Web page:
Pelton examines pandemic, ‘flex’ learning, and the future in annual State of the College address


The Berkeley Beacon Archives

President M. Lee Pelton.

By Diana Bravo, Copyeditor/Photographer

Amid a spiraling pandemic that Emerson administrators once warned may financially devastate the college, President M. Lee Pelton released his annual State of the College address Friday, praising the college’s COVID-19 response, a successful fiscal year, and a projected increase in enrollment.

The address, centered around Emerson’s response to the coronavirus, painted a positive picture of the college through the pandemic. Pelton focused on the shift to online learning in spring 2019 and the subsequent hybrid “Flex” class model developed for fall 2020.

He had a positive fiscal outlook for the college after the shift to online learning in his address. Pelton mentioned the college’s cost-saving measures including a hiring freeze on new faculty and an early retirement initiative among senior administration officials.

The college initially predicted between $33 and 76 million in losses should students return to campus, and up to $100 million should the college continue instruction entirely online.  

Pelton thanked faculty and staff for their participation in early retirement programs and hiring freezes to prevent potential layoffs caused by the pandemic.

“Our financial approach and the commitment of faculty and staff saved jobs,” Pelton wrote. 

Unlike other Boston schools such as Boston University, Emerson did not lay off any faculty this semester. The college only promised not to lay off employees in the fall, leaving faculty and staff worried for their jobs in spring. 

In the address, Pelton mentioned how all of the college’s fundraising efforts this year pivoted to financial aid for students, rather than increasing the college’s endowment. Pelton specifically mentioned the Shine Through fundraising campaign, which raised $53,000 in financial aid dollars for students. 

Whatever the individual situation, more of our students need access to unrestricted financial aid dollars,” Pelton wrote.

Pelton also touted the college’s increase in enrollment, saying that this year’s influx of new students numbers reached a record high, with 1,805 new students—80 more than last year. These new students come from a variety of backgrounds including new undergraduate and graduate students, transfer students, and students from Marlboro College, he wrote.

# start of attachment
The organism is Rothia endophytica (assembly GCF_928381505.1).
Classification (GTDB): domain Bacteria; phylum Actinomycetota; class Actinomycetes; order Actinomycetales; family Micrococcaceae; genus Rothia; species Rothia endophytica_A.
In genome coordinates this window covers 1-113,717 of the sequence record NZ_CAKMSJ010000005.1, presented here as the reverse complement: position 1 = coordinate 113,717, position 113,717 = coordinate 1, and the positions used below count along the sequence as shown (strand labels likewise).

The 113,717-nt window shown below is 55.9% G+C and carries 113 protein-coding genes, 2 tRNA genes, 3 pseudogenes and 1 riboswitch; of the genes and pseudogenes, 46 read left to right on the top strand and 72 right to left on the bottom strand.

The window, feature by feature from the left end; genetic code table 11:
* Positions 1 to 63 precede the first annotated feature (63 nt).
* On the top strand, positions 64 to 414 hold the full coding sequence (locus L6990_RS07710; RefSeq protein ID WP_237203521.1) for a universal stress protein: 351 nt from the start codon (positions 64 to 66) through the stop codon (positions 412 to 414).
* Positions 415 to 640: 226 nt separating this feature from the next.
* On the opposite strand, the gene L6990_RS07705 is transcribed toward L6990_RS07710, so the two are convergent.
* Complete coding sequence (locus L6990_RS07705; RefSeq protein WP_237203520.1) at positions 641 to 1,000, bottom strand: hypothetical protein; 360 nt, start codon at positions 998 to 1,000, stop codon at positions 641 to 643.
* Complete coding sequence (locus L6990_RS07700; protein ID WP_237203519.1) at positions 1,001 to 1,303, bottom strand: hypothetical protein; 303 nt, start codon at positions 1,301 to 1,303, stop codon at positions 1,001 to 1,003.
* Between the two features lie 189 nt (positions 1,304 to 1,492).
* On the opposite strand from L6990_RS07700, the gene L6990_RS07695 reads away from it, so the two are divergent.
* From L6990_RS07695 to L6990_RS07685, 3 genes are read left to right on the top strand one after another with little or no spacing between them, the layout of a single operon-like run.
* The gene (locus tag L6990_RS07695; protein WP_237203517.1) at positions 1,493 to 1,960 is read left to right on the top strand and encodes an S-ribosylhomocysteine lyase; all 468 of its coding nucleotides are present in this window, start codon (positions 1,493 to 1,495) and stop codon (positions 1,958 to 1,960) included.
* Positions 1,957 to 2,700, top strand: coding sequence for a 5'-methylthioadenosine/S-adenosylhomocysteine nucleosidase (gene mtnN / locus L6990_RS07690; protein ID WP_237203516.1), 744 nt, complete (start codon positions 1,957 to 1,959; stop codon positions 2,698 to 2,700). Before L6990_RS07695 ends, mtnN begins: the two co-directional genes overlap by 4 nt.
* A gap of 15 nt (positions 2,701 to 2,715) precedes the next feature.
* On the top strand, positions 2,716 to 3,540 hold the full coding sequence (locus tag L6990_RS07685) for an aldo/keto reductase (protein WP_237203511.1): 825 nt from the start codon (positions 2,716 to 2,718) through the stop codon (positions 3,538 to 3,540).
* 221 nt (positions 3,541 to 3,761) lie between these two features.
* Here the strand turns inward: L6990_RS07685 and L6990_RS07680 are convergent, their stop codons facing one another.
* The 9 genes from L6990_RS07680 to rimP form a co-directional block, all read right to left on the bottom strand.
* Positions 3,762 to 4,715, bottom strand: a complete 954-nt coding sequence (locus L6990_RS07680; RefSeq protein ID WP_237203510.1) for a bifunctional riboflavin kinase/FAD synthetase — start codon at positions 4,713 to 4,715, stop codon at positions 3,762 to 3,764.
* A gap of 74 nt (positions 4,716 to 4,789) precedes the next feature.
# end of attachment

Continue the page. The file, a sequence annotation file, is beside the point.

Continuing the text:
Pelton mentioned that the overwhelming majority of students returned to campus to participate in the “Flex” learning model, with only 18 percent of the undergraduate student body choosing to continue learning remotely. 

At another point in the address, Pelton touched on the Marlboro merger, acknowledging the community from Potash Hill. 

As we move forward, we will continue to weave the Marlboro legacy into the fabric of our College,” he  wrote

Pelton mentioned in the address that the merger brought the college about $22 million overall to support the Marlboro Institute for Liberal Arts. The completed merger did not bring in as much money as initially projected, with the $10 million campus being sold for only $225,000

Additionally, Pelton discussed online accommodations the college made for faculty and students who preferred to stay away from the Boston campus in Fall. 

This past year, we were called upon to reinvent courses and programs to be not only safe in the face of the global pandemic, but to reimagine them in a way that did not diminish the quality of education for which we are known,” Pelton wrote. “I am enormously grateful to our faculty for their inventiveness, creativity, collaboration, and leadership, and to the many staff members who worked around the clock for months on end to bring us to this point.”

Towards the end of the address, Pelton discussed systemic racism and urged students not to grow complacent about racism amid a nationwide reckoning on race. 

I urge us all to take actions to avoid backsliding on equity during this COVID era,” Pelton wrote “We should listen intently. We should hold ourselves to the highest standards of accountability. We should self-consciously stretch and extend our campus boundaries to engage the larger society, for we know that the nation looks to colleges and universities to solve its most pressing problems. It is work we must undertake together.”

Pelton wrote a letter to the community in May detailing his experiences with racism as a Black man in America. 

Last year, President Pelton focused his state of the college on Emerson’s expansion, including 23 new global pathways programs and the merger with Marlboro College